Have you ever thought about how much one person can change your life? That the decision to know them, and then to receive the gifts they can give you, can change the course of your life forever? It’s a blessing to be able to trace those back, if you can see it that clearly. It’s like God’s way of giving us a little peek into Heaven.
Speaking of Heaven, it’s been 4 years to the day since my mentor and advisor passed away of a heart attack.
Dr. Martinez was a phenomenal advisor and I am who I am because of him.
The chain of events begins as such:
At the end of each year, Dr. Martinez took all of his advisees out to dinner at a nice restaurant, giving them relief from the dreadful campus food and helping them to prepare for the next 3 years. In 2008, I was the only one who showed up. He asked me if I still wanted to go and I was like… free food? At a nice restaurant? Um, YES.
So I basically went on a date with my advisor.
We went to a fabulous little Italian restaurant in SLO, he ate a fish with its whole body intact, and we shared chocolate tiramisu.
He told me before he married his wife, who was Japanese, she made him place a whole bowl of rice- grain by grain- into another bowl using chopsticks. And when he could do this successfully, she would marry him. She was adorable.
I told him that my parents paid for my first year of school, but after that I would be on my own and I just simply did not know how I could afford it. I was considering moving home, I didn’t have a place to stay for the summer, anyway, even though I had an amazing job that would’ve had me full time that summer.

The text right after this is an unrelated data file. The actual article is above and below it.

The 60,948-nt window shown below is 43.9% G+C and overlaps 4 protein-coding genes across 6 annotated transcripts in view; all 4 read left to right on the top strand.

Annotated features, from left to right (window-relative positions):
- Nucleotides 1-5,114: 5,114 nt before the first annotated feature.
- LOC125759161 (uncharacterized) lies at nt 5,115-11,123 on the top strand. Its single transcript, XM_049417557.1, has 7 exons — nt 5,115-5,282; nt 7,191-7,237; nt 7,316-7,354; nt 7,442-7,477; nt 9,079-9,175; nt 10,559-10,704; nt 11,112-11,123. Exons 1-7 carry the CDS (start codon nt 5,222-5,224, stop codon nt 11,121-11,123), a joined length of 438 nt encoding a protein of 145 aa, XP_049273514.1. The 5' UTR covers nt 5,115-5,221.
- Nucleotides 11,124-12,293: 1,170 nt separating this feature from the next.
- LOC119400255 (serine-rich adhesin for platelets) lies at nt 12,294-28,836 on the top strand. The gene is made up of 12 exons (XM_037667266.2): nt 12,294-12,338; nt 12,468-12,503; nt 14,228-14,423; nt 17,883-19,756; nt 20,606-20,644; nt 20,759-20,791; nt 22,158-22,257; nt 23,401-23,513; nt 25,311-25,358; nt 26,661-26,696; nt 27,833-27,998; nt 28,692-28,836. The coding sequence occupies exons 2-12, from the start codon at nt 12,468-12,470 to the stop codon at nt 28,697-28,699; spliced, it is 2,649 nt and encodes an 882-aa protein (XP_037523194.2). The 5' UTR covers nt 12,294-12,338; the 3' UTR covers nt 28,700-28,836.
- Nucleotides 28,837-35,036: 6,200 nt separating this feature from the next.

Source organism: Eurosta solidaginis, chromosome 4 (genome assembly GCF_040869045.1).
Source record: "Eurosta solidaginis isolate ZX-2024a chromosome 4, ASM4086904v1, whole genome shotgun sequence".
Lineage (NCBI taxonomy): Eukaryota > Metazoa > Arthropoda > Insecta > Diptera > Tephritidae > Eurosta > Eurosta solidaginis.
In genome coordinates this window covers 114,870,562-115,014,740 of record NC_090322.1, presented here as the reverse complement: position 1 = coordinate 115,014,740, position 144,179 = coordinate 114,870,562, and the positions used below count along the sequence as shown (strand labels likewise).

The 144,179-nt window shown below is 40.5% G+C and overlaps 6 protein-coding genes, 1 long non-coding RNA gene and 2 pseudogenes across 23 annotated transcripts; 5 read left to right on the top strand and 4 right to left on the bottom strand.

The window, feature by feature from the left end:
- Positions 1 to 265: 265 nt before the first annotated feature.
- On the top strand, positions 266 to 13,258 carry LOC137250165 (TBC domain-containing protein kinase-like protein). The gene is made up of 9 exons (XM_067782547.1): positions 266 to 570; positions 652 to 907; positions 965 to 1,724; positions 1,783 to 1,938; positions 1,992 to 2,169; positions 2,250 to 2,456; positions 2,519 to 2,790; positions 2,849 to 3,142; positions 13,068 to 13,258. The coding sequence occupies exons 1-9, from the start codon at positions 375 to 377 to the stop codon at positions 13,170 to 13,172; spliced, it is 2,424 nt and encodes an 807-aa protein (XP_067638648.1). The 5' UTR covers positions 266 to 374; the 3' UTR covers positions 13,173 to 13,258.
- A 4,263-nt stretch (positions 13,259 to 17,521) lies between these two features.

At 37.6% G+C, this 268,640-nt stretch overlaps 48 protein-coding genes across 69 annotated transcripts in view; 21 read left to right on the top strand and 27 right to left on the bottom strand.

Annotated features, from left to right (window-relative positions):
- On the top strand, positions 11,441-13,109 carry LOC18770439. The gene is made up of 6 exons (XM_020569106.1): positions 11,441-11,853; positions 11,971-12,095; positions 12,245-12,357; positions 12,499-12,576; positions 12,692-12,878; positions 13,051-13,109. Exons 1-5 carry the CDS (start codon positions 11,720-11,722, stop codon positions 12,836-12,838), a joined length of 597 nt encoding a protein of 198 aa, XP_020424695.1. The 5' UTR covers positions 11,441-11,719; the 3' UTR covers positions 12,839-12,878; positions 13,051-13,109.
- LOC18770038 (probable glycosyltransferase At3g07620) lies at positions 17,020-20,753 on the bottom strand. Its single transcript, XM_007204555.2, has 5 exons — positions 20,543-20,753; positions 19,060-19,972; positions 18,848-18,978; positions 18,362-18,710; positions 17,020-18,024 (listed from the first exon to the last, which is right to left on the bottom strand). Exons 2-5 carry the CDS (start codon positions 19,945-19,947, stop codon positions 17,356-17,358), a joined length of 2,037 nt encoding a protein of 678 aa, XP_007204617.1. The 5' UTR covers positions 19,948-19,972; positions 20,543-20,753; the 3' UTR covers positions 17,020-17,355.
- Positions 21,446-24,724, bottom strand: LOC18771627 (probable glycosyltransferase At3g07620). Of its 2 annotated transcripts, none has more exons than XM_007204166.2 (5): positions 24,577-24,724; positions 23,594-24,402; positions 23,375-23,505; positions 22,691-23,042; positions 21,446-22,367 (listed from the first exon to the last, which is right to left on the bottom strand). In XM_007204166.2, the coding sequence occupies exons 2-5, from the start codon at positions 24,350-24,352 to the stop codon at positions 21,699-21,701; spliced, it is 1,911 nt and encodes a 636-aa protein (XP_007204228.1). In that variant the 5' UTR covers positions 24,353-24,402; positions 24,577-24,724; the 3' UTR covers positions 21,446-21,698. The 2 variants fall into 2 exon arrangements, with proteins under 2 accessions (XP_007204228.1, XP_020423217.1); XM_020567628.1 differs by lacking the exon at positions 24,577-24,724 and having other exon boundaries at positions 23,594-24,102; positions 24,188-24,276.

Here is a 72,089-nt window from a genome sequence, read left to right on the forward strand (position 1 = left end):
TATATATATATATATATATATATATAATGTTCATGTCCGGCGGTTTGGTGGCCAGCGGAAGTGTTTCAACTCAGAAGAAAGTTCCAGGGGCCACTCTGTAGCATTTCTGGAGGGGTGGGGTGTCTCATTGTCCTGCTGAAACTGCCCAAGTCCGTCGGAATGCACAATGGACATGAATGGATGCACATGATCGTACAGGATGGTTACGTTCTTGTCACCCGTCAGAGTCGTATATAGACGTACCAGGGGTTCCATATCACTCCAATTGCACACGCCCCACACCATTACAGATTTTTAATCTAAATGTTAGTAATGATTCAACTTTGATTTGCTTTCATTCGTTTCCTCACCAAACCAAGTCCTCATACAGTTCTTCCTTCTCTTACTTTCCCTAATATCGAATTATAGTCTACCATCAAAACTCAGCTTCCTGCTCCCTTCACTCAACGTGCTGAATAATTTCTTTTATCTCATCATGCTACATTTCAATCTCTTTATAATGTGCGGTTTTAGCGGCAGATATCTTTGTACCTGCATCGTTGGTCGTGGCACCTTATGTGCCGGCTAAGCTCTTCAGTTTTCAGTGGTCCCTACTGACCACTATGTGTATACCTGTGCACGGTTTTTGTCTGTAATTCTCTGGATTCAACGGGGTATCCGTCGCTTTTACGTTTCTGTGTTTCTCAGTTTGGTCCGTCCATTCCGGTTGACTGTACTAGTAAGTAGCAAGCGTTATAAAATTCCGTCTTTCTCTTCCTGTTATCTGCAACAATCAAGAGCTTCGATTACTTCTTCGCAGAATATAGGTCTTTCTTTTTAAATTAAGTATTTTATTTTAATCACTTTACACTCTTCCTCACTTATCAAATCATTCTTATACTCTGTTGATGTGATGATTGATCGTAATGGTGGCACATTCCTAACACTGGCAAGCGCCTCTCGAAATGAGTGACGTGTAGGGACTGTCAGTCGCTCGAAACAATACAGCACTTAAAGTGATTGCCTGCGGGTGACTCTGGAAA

So, Dr. Martinez in his life changing way of his, proposed a deal. If I would keep his orchids alive, he would let me live in his house rent free while he and his wife visited her family in Japan for three months.
I killed those orchids.
I also asked him if my “cousin” could move in with me, who was actually my best girlfriend. Sorry I lied about that, Dr. M. I'm sure you would've let her move in with me anyway. We kept that charade up until the end.
I saved three months of rent that summer, which kick started my ability to pay for and stay in school.
It gets better.
While I lived at Dr. M’s house, I made friends with his elderly neighbor, Jim, who let me keep my bike in his downstairs apartment so I didn’t have to haul it up the stairs to Dr. M’s place. I would help him do laundry, and we would chat about whatever. Jim convinced me not to go to grad school out of state, and ultimately to stay in California.
Two years later, when I had a horrible housing miscommunication and ended up homeless, Jim let me live in his house rent free for the summer, in exchange for laundry and conversation. There were no orchids to kill.
Two summers they saved me.
Dr. M nominated me for Student of The Year my freshman year, which padded my resume and opened up opportunities for years. There's a photo of us together from that night, but I never got a copy and this breaks my heart.
Once, I couldn’t get into a class without a prerequisite that I couldn’t get into, and Dr. M signed a paper that put me in anyway, which allowed me to graduate early. Which allowed me to move to Australia with my extra quarter.
I couldn’t afford the book for this class, so Dr. M gave me the teacher copy for free. Not only did I get a free book, buttttt I had all the answers.
Saved me again.
I cried because I couldn’t speak Spanish like I wanted to, and he told me to move away. I did. I ended up moving to France, instead, but only based on his encouragement to immerse myself.
It’s almost impossible to think about what my life would be like without all of Dr. Martinez’s help- I wouldn’t have graduated college, made the friends I have, moved to France, discovered the interests I have.
But it’s humbling and amazing to think about what my life is like because of him.
When he died unexpectedly just months before I was finished with school, I was devastated. I’ve never cried so hard, and I never have since. The soul scraping feeling of a loss so out of your control, so irreversible, is hollowing.
But the memory of them and the gratitude of their life can fill your soul again.